No. 423.
Mr. Pendleton to Mr. Bayard.

No. 518.]

Sir: On the receipt yesterday of your telegram of the 11th instant, I called on Count Bismarck, secretary of state for foreign affairs, at 6 o’clock in the evening, the hour which he had appointed to receive me. Without reading to him the telegram, I explained to him that the latest advices of the Department from Samoa represented the condition of affairs in the islands to be very bad, indeed, only to be made worse by the prolongation of the war there existing that the consul of the United States had been instructed to preserve a strict neutrality, and was believed to have observed his instructions, but that the Government of the United States was anxious, in the spirit of its treaty with Samoa, to urge peaceful adjustment and fair treatment of the Samoans, and that in this spirit I was instructed to propose to the German Government an immediate election of a king and vice-king as agreed in the conference, and that the three powers should issue identical instructions to their representatives to promote such election. I told him that a like suggestion on your behalf would be made to the British Government by the minister of the United States at London. He listened, as he always does, with an attention almost painfully strained, to catch each word, and immediately replied that there had already been an election of king; that the last telegram from Apia had notified him of the fact. I expressed some astonishment, saying that I had no intimation of the fact from the Department, or in the newspapers, and that the knowledge of the fact by the Department seemed inconsistent with the proposal which I had just been instructed by telegraph that day to present to him. He rang for the telegrams, but as it was a late hour, and the person in charge of them had left the office, he asked me to return this morning at 11 o’clock, when I should see them.

He then fell into general conversation on the subject, saying that the conduct of Malietoa had become unbearable, maltreating the Germans, seizing and confiscating their property, and finally permitting, if not stimulating, outrages upon those who were properly celebrating the birthday of the Emperor that the German Government had determined to deal with him personally, making war, so to speak, against his person, but not attacking the Government or people, or violating in any respect the rights or interests of foreigner, and especially the citizens of either of the other powers, the United States or Great Britain; that this determination had been notified to these powers, and seemed to be received, if not with approval, at least with acquiescence, that when the crisis actually came, Malietoa was received on a German ship with an assurance of protection and good treatment, and very much more to the same effect. He also said that the conference in Washington had not reached final conclusion, and had, he was advised, adjourned its sessions for a time, Alvensleben having obtained and entered upon his usual leave, and being now either on the ocean or already arrived in Germany. He also said that the German Government desired to maintain the good entente between the powers in regard to Samoa, upon the principles to well known to them all, and that while he does not conceive that the change of King can make any change in the relations of the three Governments to each other, or to Samoa, or the course they had adopted, [Page 576] the German Government would be prepared to consider in the most friendly spirit any suggestion which might be made.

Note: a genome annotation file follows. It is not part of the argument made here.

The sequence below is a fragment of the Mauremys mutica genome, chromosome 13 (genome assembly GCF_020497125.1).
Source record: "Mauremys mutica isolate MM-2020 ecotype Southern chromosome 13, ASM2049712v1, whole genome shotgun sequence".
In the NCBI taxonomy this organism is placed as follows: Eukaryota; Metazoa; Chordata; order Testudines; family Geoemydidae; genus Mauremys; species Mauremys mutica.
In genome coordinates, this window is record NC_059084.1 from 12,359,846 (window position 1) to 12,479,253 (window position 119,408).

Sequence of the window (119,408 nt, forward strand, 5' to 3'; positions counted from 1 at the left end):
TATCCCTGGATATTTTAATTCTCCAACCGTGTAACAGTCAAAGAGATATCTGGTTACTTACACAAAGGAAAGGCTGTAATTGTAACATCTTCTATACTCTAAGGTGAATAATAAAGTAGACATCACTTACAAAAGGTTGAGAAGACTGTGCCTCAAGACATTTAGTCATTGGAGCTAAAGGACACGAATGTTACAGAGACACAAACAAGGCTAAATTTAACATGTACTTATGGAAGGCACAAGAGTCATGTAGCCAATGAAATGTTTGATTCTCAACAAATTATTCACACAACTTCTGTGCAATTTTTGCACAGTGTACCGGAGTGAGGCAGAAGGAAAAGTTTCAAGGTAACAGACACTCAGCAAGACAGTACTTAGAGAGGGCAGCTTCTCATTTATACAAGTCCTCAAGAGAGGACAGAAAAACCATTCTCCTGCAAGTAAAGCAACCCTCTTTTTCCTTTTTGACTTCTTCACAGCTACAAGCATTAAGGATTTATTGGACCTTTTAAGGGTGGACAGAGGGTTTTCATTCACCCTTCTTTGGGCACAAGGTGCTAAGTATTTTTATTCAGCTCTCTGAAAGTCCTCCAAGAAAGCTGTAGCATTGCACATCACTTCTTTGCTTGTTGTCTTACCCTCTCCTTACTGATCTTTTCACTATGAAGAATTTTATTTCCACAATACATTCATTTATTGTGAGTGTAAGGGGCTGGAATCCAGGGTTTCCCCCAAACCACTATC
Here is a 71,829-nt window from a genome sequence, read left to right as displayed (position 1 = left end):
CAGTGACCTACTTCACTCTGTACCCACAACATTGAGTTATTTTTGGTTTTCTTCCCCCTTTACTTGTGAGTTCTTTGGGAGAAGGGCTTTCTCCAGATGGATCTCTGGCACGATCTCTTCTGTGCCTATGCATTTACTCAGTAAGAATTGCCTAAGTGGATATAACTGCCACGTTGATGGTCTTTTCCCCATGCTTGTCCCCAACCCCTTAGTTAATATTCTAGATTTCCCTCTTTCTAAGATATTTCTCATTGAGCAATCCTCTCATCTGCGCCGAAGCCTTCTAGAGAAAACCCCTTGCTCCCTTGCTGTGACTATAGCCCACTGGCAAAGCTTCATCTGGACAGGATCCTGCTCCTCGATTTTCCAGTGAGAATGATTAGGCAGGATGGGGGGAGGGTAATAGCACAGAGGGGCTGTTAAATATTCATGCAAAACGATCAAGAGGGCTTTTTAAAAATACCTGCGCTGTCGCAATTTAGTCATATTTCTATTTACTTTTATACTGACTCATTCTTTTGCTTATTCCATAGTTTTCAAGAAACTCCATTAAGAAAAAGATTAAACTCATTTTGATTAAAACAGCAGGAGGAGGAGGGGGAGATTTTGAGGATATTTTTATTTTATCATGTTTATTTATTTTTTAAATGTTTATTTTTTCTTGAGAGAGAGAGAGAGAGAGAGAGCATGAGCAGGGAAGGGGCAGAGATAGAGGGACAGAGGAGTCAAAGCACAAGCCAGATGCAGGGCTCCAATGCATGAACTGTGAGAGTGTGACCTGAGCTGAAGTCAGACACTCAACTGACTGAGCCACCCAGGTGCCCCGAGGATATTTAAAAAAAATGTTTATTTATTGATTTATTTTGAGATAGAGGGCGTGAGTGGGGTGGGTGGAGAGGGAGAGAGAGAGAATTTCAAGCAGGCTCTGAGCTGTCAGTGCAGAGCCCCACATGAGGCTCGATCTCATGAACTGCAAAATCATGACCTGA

Returning at 11 o’clock this morning, Count Bismarck showed to me a dispatch from the consul at Apia, dated September 17, 1887, saying that all the important chiefs had been called to meet on the 15th of September, and that coming together they had recognized Tamasese as King, established and submitted to his authority, that quiet reigned on the island; there were no more disorders.

He showed me also a telegram from the German commodore at Apia of the 20th September, repeating somewhat in detail and generally the statements of the earlier telegram from the consul, and adding that the fleet would remain in those waters for several weeks, by the moral effect of its presence to restrain any tendency to outbreak or disorder, of which there was then, however, no symptoms.

I took the opportunity to repeat the tenor of your proposal, that there should be an immediate election of a Kingand Vice-King, as agreed by the conference, and that identical instructions should be given by the three powers to promote this end, laying some stress upon the words as had been agreed by the conference, and the propriety of identical instructions, etc.

The idea of a Vice-King seemed to be new to him. He said of course if the Samoans desired such an officer the German authorities would be too happy that they should be gratified, but that the suggestion should perhaps come from them. He repeated quite at length that the conference had not yet reached definite results, but had adjourned for a season, adding that this course was perhaps quite as well, as it would give an opportunity to observe how the new order of things would work, and with this additional knowledge the threads of discussion could be taken up where they had been broken; that there seemed to be no reason for haste just now, and that with new light on the status as it should then appear, all the Governments would go forward in the same spirit which had actuated them heretofore. He rather felicitated me that the laudable purpose of my Government in proposing the immediate election of a King, as a means of preserving the peace and order of the islands, had been anticipated by the Samoans, and that this having been so readily accomplished, and with happy results, there was nothing for the Governments to do in that direction.

I have, etc.,

Geo. H. Pendleton.